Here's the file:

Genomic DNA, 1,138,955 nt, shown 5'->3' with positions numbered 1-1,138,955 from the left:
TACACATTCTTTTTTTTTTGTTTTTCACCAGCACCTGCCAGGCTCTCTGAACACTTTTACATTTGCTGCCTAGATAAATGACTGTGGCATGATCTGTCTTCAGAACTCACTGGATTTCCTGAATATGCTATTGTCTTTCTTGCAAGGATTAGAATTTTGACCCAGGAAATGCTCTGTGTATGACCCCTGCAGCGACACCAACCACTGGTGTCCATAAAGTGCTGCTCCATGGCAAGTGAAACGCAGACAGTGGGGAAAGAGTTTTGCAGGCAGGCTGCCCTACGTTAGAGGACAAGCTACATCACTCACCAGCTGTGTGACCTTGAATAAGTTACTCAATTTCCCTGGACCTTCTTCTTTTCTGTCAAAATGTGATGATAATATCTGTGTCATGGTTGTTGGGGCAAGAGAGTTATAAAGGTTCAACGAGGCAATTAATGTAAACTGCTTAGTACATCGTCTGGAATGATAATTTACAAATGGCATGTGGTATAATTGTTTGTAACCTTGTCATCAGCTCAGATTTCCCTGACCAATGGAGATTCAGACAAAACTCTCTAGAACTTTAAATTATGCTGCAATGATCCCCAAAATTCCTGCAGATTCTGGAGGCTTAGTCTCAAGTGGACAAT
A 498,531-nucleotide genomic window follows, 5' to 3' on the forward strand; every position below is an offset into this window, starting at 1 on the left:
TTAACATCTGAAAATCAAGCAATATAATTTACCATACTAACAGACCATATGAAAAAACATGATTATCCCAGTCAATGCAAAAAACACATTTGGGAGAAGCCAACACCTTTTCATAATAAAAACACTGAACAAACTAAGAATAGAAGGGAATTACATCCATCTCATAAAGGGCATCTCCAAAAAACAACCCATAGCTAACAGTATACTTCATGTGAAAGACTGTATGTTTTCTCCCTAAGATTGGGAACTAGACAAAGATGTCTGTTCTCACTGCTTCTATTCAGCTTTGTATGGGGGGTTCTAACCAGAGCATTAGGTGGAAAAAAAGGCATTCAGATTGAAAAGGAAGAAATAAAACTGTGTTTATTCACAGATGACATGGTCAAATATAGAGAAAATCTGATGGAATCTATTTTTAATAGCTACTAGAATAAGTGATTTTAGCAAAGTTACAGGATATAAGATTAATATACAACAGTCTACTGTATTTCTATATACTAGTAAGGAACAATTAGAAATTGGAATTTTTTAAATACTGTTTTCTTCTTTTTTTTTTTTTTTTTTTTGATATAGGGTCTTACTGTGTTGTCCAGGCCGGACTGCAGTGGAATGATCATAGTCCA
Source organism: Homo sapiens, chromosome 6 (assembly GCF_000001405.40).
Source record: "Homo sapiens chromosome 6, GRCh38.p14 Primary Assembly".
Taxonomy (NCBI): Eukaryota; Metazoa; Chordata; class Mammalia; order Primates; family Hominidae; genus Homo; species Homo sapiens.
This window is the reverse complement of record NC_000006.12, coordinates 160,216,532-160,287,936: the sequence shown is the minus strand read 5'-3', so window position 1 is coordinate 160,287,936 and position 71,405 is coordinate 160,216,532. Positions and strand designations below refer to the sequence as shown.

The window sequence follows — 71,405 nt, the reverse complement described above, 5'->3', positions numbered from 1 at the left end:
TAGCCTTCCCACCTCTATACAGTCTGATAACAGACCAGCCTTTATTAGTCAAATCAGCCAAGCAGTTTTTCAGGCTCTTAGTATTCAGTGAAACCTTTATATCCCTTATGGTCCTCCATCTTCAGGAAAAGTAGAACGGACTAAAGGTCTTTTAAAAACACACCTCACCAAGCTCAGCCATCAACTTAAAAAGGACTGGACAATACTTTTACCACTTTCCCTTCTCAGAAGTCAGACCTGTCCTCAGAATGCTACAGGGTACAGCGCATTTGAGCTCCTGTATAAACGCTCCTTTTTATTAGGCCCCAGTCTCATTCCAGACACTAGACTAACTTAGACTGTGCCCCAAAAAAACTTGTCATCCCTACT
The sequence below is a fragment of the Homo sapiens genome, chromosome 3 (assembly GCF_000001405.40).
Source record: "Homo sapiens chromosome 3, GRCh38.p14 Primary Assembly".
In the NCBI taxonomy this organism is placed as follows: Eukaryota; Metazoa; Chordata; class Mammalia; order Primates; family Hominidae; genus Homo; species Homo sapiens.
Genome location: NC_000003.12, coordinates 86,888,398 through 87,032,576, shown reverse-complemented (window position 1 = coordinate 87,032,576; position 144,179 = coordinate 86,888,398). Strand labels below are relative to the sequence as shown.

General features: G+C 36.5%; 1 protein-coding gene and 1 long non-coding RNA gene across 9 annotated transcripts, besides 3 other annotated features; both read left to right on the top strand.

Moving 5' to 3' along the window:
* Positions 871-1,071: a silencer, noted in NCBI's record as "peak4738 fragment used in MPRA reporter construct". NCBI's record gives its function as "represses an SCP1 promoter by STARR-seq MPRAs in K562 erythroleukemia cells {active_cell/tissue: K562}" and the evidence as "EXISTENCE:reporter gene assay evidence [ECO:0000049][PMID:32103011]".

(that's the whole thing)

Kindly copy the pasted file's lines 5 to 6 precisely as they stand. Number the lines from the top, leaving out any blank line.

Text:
Source organism: Homo sapiens, chromosome 6 (assembly GCF_000001405.40).
Source record: "Homo sapiens chromosome 6, GRCh38.p14 Primary Assembly".